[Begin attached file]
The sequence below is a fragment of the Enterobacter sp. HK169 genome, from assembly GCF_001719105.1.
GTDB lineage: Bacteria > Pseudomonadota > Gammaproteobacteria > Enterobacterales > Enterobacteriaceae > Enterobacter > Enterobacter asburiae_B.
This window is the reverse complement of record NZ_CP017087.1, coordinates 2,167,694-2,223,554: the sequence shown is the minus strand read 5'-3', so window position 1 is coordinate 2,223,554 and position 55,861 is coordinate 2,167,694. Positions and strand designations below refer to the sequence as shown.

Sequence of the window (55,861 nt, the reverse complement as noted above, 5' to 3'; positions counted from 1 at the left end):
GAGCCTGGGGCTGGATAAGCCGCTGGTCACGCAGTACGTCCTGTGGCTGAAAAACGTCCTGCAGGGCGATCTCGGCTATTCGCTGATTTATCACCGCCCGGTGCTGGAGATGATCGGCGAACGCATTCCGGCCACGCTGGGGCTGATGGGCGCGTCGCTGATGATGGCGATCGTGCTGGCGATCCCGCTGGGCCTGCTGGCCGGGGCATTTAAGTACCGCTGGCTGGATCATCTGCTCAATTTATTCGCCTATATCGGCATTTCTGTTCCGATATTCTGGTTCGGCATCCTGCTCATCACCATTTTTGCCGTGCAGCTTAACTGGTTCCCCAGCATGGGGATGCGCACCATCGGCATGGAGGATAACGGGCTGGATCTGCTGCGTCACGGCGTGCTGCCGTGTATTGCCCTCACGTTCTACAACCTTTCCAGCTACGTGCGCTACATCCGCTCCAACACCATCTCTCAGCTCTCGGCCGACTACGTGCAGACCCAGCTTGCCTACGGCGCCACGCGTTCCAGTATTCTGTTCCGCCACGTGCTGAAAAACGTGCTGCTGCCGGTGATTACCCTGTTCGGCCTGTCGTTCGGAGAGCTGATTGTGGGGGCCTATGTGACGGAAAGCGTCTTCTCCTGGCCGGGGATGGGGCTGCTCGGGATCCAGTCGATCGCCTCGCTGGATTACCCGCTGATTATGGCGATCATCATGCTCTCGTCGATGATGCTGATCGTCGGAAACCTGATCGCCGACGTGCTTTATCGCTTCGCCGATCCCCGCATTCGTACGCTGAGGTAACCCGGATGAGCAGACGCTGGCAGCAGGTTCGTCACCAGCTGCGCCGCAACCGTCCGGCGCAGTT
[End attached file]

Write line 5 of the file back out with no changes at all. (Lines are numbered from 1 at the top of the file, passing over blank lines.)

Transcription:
GAGCCTGGGGCTGGATAAGCCGCTGGTCACGCAGTACGTCCTGTGGCTGAAAAACGTCCTGCAGGGCGATCTCGGCTATTCGCTGATTTATCACCGCCCGGTGCTGGAGATGATCGGCGAACGCATTCCGGCCACGCTGGGGCTGATGGGCGCGTCGCTGATGATGGCGATCGTGCTGGCGATCCCGCTGGGCCTGCTGGCCGGGGCATTTAAGTACCGCTGGCTGGATCATCTGCTCAATTTATTCGCCTATATCGGCATTTCTGTTCCGATATTCTGGTTCGGCATCCTGCTCATCACCATTTTTGCCGTGCAGCTTAACTGGTTCCCCAGCATGGGGATGCGCACCATCGGCATGGAGGATAACGGGCTGGATCTGCTGCGTCACGGCGTGCTGCCGTGTATTGCCCTCACGTTCTACAACCTTTCCAGCTACGTGCGCTACATCCGCTCCAACACCATCTCTCAGCTCTCGGCCGACTACGTGCAGACCCAGCTTGCCTACGGCGCCACGCGTTCCAGTATTCTGTTCCGCCACGTGCTGAAAAACGTGCTGCTGCCGGTGATTACCCTGTTCGGCCTGTCGTTCGGAGAGCTGATTGTGGGGGCCTATGTGACGGAAAGCGTCTTCTCCTGGCCGGGGATGGGGCTGCTCGGGATCCAGTCGATCGCCTCGCTGGATTACCCGCTGATTATGGCGATCATCATGCTCTCGTCGATGATGCTGATCGTCGGAAACCTGATCGCCGACGTGCTTTATCGCTTCGCCGATCCCCGCATTCGTACGCTGAGGTAACCCGGATGAGCAGACGCTGGCAGCAGGTTCGTCACCAGCTGCGCCGCAACCGTCCGGCGCAGTT